Letters let me know people actually give a shit about wine, so it's with joy and rapture that I print some of the responses ... good and bad. Keep 'em coming; e-mail [email protected].
Restaurant wine rules
I enjoyed your missive on the art of bringing your own wine into wine-friendly restaurants ("Drink what you like," April 4), and I have one suggestion ... if you are bringing your own wine into a restaurant, it's imperative to purchase at least one glass per person from the restaurant. Since you are lowering the check average and denying the restaurant its profit on the wine(s) that you are bringing in, the least you can do is help them out by buying something from them.
Southern regional manager, San Francisco Wine Exchange
Boca Raton, Fla.
Nice article ("The Sweet Spot," May 2). I finally had the experience of asking for an ice bucket for red wine and NOT having the waiter look at me like I just asked for my foie gras well-done. I guess it makes sense that it would happen [in California]. But I am baffled that people don't get it around here more often!
President, Mavrik Cellars
Santa Rosa, Calif.
Interesting topic ... I have tried [chilling reds]. Funny things is ... I do find reds are easier to handle if they are cooler; however, my tongue and nose seem to miss the finer dimensions (cassis, berries, smoke, leather, white pepper, etc.), so I prefer them warm. And this is coming from a guy who was a staunch white drinker. I had a Bogle Zinfandel in the cooler yesterday, popped it and poured some ... for me, it gets better as it warms ... the wine opens up and, like cheese, the flavors emerge ... akin to sipping good cognac or single-malt Scotch.
In defense of chardonnay
Did Jess Jackson [owner of Kendall Jackson] piss you off before you sat down in front of your computer ("Give us butter or give us death," June 27)? Chardonnay is like an old pair of slippers. [It's] not glitzy or glamorous like a pair of Jimmy Choos, but they sure do make your feet feel good. In this world of sensory overload, it's nice to just be comfortable for a few moments. This is not to say we should become complacent, only to suggest that however boring and mundane, even an overoaked, lifeless chardonnay has its place. But clearly in my refrigerator, not in my cellar.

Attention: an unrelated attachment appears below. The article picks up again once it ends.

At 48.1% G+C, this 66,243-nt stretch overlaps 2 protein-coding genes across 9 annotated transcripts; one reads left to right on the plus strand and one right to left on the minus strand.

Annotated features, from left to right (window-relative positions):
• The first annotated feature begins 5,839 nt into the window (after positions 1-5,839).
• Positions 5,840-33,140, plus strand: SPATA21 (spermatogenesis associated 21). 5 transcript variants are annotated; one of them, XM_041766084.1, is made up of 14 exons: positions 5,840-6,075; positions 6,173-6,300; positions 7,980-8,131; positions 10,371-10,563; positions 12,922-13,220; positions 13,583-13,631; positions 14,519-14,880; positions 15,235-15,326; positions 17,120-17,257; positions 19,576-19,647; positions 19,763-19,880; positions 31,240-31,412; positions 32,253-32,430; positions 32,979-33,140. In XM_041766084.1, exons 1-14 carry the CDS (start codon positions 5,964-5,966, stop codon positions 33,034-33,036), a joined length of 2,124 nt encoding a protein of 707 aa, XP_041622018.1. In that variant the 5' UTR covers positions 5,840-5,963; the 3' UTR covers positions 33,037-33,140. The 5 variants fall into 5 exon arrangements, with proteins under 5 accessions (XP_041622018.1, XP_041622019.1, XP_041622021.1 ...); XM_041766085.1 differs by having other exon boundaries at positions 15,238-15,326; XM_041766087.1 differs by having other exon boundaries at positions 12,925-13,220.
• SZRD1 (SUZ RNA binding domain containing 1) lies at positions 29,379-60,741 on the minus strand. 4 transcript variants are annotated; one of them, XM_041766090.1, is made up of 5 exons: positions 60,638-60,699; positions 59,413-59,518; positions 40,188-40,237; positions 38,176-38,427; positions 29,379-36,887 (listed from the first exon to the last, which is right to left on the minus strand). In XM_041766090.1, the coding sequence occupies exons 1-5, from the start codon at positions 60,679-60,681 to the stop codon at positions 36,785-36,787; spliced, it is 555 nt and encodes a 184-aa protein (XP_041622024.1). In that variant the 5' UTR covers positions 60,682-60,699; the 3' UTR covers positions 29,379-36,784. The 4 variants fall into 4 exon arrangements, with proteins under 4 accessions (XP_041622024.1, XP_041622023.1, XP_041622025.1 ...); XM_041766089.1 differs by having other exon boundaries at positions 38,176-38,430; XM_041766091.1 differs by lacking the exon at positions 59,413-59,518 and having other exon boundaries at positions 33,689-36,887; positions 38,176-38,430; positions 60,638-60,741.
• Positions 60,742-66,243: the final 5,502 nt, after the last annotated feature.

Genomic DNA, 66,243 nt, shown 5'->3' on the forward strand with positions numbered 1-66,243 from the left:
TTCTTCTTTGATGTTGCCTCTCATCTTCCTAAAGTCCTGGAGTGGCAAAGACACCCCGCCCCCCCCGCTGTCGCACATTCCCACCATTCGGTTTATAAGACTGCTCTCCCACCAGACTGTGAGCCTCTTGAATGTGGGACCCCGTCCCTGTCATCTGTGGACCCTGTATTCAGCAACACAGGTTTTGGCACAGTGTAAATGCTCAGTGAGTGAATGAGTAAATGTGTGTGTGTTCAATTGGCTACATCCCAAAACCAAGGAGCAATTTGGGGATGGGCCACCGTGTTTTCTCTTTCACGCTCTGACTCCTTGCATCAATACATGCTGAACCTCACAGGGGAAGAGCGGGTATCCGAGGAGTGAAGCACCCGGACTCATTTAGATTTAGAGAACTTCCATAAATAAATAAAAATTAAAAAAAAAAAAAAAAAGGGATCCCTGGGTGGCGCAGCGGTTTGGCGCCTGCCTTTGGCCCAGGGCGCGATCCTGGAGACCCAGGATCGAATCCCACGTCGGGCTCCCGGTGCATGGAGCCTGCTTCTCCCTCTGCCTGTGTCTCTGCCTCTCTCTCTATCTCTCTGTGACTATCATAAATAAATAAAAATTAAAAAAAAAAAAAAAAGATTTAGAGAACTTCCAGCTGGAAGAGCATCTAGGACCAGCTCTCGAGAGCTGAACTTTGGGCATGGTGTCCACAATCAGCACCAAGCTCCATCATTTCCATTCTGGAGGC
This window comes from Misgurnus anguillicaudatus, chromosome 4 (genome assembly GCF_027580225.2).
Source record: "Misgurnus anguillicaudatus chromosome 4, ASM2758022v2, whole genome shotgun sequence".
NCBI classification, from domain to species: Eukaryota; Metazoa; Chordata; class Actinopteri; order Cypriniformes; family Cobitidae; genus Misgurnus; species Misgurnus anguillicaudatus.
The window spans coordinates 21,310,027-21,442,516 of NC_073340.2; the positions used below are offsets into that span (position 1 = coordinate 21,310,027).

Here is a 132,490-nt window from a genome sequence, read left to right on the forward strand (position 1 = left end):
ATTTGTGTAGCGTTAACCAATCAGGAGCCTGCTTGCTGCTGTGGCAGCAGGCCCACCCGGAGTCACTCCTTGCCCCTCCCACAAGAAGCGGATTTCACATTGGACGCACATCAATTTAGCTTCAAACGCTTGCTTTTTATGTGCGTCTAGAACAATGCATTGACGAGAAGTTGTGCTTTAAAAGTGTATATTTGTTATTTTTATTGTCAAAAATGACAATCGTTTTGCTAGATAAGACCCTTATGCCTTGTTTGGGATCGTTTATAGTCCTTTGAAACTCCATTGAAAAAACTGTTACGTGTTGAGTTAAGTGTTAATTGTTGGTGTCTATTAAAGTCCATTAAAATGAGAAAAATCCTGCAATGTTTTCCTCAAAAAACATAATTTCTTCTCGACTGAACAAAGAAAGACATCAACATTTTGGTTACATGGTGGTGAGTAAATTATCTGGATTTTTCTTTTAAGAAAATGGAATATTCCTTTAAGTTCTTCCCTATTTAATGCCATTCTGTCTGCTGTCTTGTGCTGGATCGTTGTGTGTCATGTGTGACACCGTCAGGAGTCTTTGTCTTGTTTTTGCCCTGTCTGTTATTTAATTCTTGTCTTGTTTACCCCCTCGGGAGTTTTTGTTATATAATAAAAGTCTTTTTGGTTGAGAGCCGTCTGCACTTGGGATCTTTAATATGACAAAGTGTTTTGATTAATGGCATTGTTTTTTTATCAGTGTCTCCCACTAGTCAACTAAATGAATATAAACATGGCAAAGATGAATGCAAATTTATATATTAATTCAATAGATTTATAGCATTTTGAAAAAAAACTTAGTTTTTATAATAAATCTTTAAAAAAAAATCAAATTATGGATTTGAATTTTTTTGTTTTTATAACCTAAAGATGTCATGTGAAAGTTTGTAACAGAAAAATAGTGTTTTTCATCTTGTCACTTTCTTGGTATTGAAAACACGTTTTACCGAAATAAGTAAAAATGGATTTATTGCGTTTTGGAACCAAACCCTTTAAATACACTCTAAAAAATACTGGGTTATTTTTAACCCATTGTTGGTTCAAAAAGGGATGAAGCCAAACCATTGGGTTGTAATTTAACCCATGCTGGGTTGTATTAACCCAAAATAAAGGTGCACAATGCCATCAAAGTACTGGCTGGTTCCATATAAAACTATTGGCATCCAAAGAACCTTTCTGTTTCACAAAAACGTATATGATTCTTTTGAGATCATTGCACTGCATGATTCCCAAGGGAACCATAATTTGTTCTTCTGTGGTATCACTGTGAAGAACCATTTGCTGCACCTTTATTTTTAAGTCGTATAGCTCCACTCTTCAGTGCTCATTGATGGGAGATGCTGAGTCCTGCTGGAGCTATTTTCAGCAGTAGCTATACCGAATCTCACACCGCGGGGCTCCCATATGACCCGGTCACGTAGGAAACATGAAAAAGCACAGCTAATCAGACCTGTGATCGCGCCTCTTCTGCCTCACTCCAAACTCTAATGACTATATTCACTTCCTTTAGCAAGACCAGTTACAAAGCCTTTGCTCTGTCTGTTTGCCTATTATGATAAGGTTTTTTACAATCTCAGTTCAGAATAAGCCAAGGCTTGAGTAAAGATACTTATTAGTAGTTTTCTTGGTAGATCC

Vincent A Batiato
Food and beverage director, Mattison's
In defense of the French
Patriotism is one thing, but looking to feel better about oneself and one's nation by creating a false sense of superiority over another is merely a display of ignorance ("Booze news," July 4). Particularly when you are basing that superiority on hypothetical figures and estimated projections.
The habit of "France bashing" vocally by Americans truly does little to endear you to any foreigner at all. In fact it serves to continue the international trends toward hostility to Americans whenever they leave their country. It is even less welcome in a column (by nature) destined to be "international" and serves to underscore the writer's partisan nature and remove objectivity and value from the section.
I congratulate you as being part of the problem Americans face in the global community.
Hess 2005 Chardonnay Su'skol Vineyard Napa Valley Drink this one too cold and you'll miss the fragrant, ripe pear, tropical pineapple and not-overtoasty vanilla that ooze from these drops. It's pricey, but tasty. Sw = 3. $24.
Sweetness (Sw) rating is out of 10, 10 being pure sugar. (star) rating is out of 5, 5 being wine nirvana.